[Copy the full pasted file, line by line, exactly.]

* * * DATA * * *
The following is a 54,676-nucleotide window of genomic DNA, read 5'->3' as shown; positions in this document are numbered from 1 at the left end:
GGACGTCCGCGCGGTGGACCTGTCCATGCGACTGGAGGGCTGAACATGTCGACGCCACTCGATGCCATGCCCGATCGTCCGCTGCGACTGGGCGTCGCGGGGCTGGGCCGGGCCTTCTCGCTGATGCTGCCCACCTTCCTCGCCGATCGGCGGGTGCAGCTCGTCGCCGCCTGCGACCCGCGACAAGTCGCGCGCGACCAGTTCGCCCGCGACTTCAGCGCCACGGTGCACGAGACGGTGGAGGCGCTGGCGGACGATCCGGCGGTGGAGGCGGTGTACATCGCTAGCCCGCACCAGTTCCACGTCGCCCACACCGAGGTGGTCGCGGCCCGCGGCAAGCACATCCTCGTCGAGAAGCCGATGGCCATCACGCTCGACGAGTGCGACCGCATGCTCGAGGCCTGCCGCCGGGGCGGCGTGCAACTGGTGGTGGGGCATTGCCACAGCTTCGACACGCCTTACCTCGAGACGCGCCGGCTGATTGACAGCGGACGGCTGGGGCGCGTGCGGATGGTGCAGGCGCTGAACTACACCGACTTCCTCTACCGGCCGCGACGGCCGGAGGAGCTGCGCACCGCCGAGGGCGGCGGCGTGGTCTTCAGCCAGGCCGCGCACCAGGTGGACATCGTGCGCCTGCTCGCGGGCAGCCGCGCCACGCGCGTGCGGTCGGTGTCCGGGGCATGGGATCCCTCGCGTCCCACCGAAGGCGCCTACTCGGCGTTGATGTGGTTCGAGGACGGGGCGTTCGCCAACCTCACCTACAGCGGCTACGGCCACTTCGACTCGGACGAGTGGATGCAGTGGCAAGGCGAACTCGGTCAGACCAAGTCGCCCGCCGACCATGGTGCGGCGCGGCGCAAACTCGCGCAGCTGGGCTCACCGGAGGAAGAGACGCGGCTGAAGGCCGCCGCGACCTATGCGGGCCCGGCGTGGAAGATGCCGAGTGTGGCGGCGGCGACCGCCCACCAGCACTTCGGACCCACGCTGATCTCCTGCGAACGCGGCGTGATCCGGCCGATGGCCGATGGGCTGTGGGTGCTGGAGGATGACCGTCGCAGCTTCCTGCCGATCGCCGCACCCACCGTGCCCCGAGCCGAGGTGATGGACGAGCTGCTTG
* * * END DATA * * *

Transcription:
The following is a 54,676-nucleotide window of genomic DNA, read 5'->3' as shown; positions in this document are numbered from 1 at the left end:
GGACGTCCGCGCGGTGGACCTGTCCATGCGACTGGAGGGCTGAACATGTCGACGCCACTCGATGCCATGCCCGATCGTCCGCTGCGACTGGGCGTCGCGGGGCTGGGCCGGGCCTTCTCGCTGATGCTGCCCACCTTCCTCGCCGATCGGCGGGTGCAGCTCGTCGCCGCCTGCGACCCGCGACAAGTCGCGCGCGACCAGTTCGCCCGCGACTTCAGCGCCACGGTGCACGAGACGGTGGAGGCGCTGGCGGACGATCCGGCGGTGGAGGCGGTGTACATCGCTAGCCCGCACCAGTTCCACGTCGCCCACACCGAGGTGGTCGCGGCCCGCGGCAAGCACATCCTCGTCGAGAAGCCGATGGCCATCACGCTCGACGAGTGCGACCGCATGCTCGAGGCCTGCCGCCGGGGCGGCGTGCAACTGGTGGTGGGGCATTGCCACAGCTTCGACACGCCTTACCTCGAGACGCGCCGGCTGATTGACAGCGGACGGCTGGGGCGCGTGCGGATGGTGCAGGCGCTGAACTACACCGACTTCCTCTACCGGCCGCGACGGCCGGAGGAGCTGCGCACCGCCGAGGGCGGCGGCGTGGTCTTCAGCCAGGCCGCGCACCAGGTGGACATCGTGCGCCTGCTCGCGGGCAGCCGCGCCACGCGCGTGCGGTCGGTGTCCGGGGCATGGGATCCCTCGCGTCCCACCGAAGGCGCCTACTCGGCGTTGATGTGGTTCGAGGACGGGGCGTTCGCCAACCTCACCTACAGCGGCTACGGCCACTTCGACTCGGACGAGTGGATGCAGTGGCAAGGCGAACTCGGTCAGACCAAGTCGCCCGCCGACCATGGTGCGGCGCGGCGCAAACTCGCGCAGCTGGGCTCACCGGAGGAAGAGACGCGGCTGAAGGCCGCCGCGACCTATGCGGGCCCGGCGTGGAAGATGCCGAGTGTGGCGGCGGCGACCGCCCACCAGCACTTCGGACCCACGCTGATCTCCTGCGAACGCGGCGTGATCCGGCCGATGGCCGATGGGCTGTGGGTGCTGGAGGATGACCGTCGCAGCTTCCTGCCGATCGCCGCACCCACCGTGCCCCGAGCCGAGGTGATGGACGAGCTGCTTG